years of the most exciting controversy with
the free soil element of the popular mind of
the country. From 1848 to 1860, in every
State,• and almost every county of the States,
the Democracy have announced to the people
their irrevocable adherence to this great prin
ciple of Federal policy. Upon it they resis
ted the Wilmot proviso ; upon it they repealed
the Missouri restriction—an act which can
be justified only by declaring that Congress
is prohibited by the Constitution from the
exercise of any such authority as that as
sumed by the legislation of 1820; upon it
they conducted the canvas of 1848, when fif
teen States voted for Gen. Cass, who inaugu
rated the doctrine ; upork it they nominated
and elected Gen. Pierce, four years later ;
upon it they placed Mr. Buchanan in office,
in 1856.
In these signal and irrevocable committals,
Judge Douglas has acted a foremost part.—
To them he has adhered with the zeal of the
apostles of old to the law covenant. his fi
delity to the cause of popular rights, consti
tutional law, and of the great Democratic
party, has arrayed against him Mr. Buchan
an and a powerful combination of Southern
extremists and Northern flunkeys, who, be.
coming dissatisfied with the doctrines of the
party, have sought their repeal and the sub
stitution of the principles upon which the
Wilmot proviso was urged and the Missouri
compromise defended. They have not been
satisfied thus in declaring their adhesion to
the schemes of the Republicans and Aboli.
tionists, but have demanded the immolation
of Judge Douglas as a guarantee of future se
curity. This treacherous, tyrannical, and
destructive programme as faithless to princi
ples as it is unjust and brutal to individuals,
has made Judge Douglas's nomination an ab
solute necessity. It is folly to argue now
that the true men of the country can vindi
cate the integrity of the party except through
the person whose overthrow it has been sought
to repudiate its principles.
Judge Douglas has blood in the breech.—
His destruction has been a necessity to the
extremists; his nomination is equally a ne
cessity to the great masses of the Democratic
party, whose fidelity to the cause can now
be maintained only by adherence to him. It
is vain to disguise the issue. Every token of
public sentiment, every impulse of the honest
heart of the country, every consideration of
patriotism, demand its enforcement. To sur
render Judge Douglas, under the circumstan
ces, is to surender the cause of truth and jus
tice into the hands-of men who have sought
to pervert the one and prostitute the other.—
We utterly repudiate the ethics that teach us
that we owe allegiance to principles alone—
in other words, that we can maintain princi
ples connected with the public Administra
tion, and be faithful to their champions and
defenders. The sacrifice of Judge Douglas
would be an act of such monstrous infidelity
as to command the dispersion of the party.—
It would be a reward to the traitors, trim
mers, and traducerrs who have sought its
overthrow on Mr. Slidell's maxim of rule or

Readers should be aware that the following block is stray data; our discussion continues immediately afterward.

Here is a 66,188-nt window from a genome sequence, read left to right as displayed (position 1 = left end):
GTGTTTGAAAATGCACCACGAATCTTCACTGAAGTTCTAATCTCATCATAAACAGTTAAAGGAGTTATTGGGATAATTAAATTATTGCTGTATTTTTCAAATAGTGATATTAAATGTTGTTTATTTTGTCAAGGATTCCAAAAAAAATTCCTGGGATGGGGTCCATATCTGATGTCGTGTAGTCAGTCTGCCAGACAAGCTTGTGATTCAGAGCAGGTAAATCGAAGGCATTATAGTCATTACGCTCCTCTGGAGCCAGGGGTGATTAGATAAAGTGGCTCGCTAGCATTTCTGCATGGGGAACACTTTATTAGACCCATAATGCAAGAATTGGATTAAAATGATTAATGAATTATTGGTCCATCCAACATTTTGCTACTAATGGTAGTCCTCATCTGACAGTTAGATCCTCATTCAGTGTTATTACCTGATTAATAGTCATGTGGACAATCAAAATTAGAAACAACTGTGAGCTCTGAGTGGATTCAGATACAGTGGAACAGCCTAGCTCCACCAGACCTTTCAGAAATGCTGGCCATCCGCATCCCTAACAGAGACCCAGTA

But it is said to be the dictate of policy to
set Judge Douglas aside and take up a new
man. The policy commanding such a course
is absolutely more despicable and hateful
than that which would surrender the princi
ples by which we have been governed. If
either are to be abandoned, let it be the lat
ter, and not the former. In times of treach
ery and trial—in the midst of revolution and
war—let us, at least, rally and protect our
faithful generals, at all events, spare us the
spectacle of their execution by the hands of
deserters and camp-followers.
It is understood to be the policy of Mr.
Cobb, Mr. Slidell, and Mr. Buchanan, to hold
their delegates to Baltimore in reserve to pro
ceed to Richmond, in a certain contingency,
and unite with the seceders, or to adopt the
proceedings of the Richmond" Convention, as
the case may. be. Now, we have just to say
to the delegates who may go to Baltimore
hampered with such conditions : If you are
at all honest men, or claim communion with
the Democratic party, you will be guilty of
no such gross and dishonorable conduct.—
You have a right to keep away from Balti
more ; but you have no right to go there, en
ter into council with your brothers, and then
sneak off to Richmond to enter into league
with the enemies of your party.
Ziffer The Democratic National Convention
will re-assemble at Baltimore on Monday next.
ge:- Ex-R, received too late for this week.
Do., the proceedings of the Military Conven
tion at Lewistown.
ter-The only grate factory now in New
England is in South Carver, carried on by
Benj. Griffin., employing fifteen hands, and
doing business amounting to about $15,000 a
Senator Bigler's Letter--The Charleston
[From the Washington States and Union.]
" The Administration organ contains a
long lettter from Mr. l3igler, apologizing to
his constinents for having so grossly misrep
resented them at Charleston. He does not
pretend that„he carried out at Charleston the
principles of those who composed the conven
tion of Pennsylvania, by which he was ap
pointed a delegate. The Pennsylvania con